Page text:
It’s going to blow up! Well, not just yet, but the United States Geological Survey has raised the bar to “high” threat level for the dormant Yellowstone giant.
The USGS assessments list hasn’t seen an update since 2006, so this recent move might freak you out a bit. But is this really something to be worried about?
Well, you bet it is. The USGS has labeled a total of 18 volcanoes as a “high threat” or a “very high threat.”
Eleven of these volcanoes are located in the states of California, Washington, and Oregon. Due to an increase in activity, they pose a great threat to those living near them.
Researchers have stressed that “explosive and often snow-and-ice-covered edifices can project hazards long distances to densely populated and highly developed areas.”
Topping the list is the Hawaiian Kilauea, that has been constantly spewing lava this entire year.
The next four poll positions are held by Mount Shasta (California), Mt. Rainier and St. Helens (Washington), and Alaska’s Redoubt Volcano.
These are the next in line waiting to experience an increase in activity during the upcoming years.
What about Yellowstone? Well, the supervolcano is considered dangerous, but doesn’t pose a “very high” threat, only “high.”
It’s only 21st on the list of the most dangerous volcanos in North America. But this is not due to its legendary “big boy” status.
It’s rather because it only rarely erupts, it stands further from developed and highly populated areas like the rest, and there are no signs that it wants to erupt at present.
Yellowstone didn’t catch the attention of the USGS for nothing. It’s been categorized as a “high” threat still, but there are other factors at play which undermine its poll position, like the ones named above.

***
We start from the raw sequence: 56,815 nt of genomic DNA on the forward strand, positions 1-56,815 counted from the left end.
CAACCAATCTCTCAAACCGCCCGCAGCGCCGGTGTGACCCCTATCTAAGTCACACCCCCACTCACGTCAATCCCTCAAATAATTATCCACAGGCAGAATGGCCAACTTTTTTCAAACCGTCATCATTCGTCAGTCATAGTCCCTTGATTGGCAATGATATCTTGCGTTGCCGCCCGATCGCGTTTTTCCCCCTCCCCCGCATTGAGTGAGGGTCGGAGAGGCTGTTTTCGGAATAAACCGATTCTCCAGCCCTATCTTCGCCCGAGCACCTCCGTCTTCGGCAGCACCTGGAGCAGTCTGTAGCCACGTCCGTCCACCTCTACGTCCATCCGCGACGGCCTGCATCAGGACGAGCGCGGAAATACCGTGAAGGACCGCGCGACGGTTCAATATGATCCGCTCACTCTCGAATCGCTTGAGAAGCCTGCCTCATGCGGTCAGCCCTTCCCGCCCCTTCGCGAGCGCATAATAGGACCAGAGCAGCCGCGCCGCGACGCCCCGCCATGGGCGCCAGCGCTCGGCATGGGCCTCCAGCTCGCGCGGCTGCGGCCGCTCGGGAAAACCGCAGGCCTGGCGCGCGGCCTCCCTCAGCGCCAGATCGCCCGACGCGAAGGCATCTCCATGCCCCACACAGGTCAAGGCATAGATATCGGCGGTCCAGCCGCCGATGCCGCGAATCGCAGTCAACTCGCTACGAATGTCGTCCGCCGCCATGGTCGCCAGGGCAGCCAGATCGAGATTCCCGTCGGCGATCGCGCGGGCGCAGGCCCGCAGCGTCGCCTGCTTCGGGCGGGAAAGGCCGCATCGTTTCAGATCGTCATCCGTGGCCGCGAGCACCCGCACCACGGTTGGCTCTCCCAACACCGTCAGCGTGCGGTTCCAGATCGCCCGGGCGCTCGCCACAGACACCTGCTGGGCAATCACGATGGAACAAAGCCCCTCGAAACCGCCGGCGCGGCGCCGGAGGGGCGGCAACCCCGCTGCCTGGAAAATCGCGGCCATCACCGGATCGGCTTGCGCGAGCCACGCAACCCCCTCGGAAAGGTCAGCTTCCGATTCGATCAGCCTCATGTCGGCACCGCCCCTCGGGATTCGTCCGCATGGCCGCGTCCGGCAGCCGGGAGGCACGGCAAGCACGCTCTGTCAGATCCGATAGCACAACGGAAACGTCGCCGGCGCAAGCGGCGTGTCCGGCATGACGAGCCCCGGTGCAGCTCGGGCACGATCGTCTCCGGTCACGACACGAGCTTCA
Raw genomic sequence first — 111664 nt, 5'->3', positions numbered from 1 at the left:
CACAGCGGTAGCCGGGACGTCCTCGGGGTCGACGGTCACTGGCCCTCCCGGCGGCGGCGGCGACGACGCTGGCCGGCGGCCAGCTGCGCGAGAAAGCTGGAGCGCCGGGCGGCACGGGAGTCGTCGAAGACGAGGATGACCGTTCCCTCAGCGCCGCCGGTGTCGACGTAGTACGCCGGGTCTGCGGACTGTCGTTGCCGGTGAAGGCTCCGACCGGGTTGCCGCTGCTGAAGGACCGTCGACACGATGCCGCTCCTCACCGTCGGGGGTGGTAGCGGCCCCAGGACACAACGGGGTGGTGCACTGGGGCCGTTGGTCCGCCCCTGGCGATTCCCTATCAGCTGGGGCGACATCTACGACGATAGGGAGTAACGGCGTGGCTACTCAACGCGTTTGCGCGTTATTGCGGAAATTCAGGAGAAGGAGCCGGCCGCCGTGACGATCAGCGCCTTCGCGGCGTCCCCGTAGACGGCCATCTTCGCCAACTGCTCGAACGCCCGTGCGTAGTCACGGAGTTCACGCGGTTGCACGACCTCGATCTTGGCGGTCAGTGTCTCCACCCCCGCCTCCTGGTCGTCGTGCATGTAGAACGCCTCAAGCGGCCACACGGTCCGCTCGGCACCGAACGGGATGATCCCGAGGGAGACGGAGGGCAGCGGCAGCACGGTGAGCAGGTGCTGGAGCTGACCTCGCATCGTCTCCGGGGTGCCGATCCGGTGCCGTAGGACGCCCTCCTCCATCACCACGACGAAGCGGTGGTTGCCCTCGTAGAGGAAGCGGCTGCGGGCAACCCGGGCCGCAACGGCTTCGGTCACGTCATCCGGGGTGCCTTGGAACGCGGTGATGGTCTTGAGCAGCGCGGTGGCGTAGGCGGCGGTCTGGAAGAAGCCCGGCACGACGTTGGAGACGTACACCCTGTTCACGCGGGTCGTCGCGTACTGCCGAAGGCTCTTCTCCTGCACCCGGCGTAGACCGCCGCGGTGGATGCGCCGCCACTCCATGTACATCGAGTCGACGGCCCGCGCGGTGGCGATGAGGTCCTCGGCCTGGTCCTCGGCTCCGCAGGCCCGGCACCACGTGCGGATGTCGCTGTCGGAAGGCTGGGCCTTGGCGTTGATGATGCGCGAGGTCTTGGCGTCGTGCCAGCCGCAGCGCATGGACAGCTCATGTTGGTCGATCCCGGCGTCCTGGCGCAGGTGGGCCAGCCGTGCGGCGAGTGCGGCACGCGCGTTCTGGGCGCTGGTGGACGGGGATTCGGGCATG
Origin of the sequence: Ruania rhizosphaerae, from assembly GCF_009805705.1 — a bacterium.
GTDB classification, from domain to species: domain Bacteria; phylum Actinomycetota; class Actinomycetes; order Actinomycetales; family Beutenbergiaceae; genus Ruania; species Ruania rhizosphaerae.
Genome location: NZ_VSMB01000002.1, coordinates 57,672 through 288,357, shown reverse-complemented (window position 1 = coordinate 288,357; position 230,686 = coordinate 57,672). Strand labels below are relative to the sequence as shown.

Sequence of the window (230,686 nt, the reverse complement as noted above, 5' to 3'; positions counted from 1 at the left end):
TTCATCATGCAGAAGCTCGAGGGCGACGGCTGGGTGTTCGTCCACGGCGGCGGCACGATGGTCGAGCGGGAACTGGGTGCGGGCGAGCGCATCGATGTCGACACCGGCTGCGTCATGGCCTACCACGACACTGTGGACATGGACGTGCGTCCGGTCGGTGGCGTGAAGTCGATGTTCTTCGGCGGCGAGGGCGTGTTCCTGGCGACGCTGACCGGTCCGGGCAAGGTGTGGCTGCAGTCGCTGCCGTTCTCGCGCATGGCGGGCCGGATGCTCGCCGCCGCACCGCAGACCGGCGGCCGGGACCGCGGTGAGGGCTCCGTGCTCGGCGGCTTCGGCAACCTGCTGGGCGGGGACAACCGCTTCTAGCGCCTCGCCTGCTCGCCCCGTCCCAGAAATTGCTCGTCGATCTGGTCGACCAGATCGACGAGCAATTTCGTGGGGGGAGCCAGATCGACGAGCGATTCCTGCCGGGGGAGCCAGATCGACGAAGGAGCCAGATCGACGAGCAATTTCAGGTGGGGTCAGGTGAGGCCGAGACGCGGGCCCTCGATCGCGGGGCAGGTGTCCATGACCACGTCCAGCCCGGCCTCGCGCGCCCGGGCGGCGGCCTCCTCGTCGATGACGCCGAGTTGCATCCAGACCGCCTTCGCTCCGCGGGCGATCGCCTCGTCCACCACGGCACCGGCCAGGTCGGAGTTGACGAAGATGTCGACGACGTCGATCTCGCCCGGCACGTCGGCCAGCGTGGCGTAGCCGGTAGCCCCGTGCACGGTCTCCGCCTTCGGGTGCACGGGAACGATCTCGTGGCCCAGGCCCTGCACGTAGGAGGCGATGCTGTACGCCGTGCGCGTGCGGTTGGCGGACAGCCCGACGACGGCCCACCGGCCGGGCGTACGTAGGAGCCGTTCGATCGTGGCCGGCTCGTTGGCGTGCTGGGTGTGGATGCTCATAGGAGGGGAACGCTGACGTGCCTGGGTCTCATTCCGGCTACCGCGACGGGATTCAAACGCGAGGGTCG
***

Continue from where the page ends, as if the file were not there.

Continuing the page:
And this is a great reason to rejoice, since we don’t want this sleeping giant to wake up anytime soon. If it does, it will probably wake half the world up, if not more, and send us back to the dark ages, indefinitely.
The “high” threat label is fueled by the recent increase in thermal activity in the caldera just underneath the supervolcano.
However, the USGS has claimed that, at the moment, there are no indicators of extreme activity that could see this big guy unleash hell on us.
For now, Yellowstone appears stable, but it’s still wise to take a near future explosion into account.
There are two sides currently eyeing this supergiant: those who fear that a devastating explosion with dire global consequences is underway; those who believe that chances of such an event are slim or even “past due.”
With so much seismic and thermal activity recently, as well as strange weather fluctuations, it’s hard to decide which of these sides is right, if any.
As a firm prepper and future survivalist, you should not take any chances, especially when it comes to smog and molten lava.
If you reside near a volcano, your bug out location should be top priority. Seek a remote spot that’s miles away from any of these latent giants just in case SHTF.
Stack at least a month worth of food at your location to exponentially increase your chances of survival.
Besides that, you’ll also do great with an alternative energy generator to tend to your needs. Remember that the power grid is extremely likely to fail in case of a major volcanic eruption.
Until anything of sorts unfolds, you should also think of an emergency plan to share with your family.
Only time will tell what it has in store for us.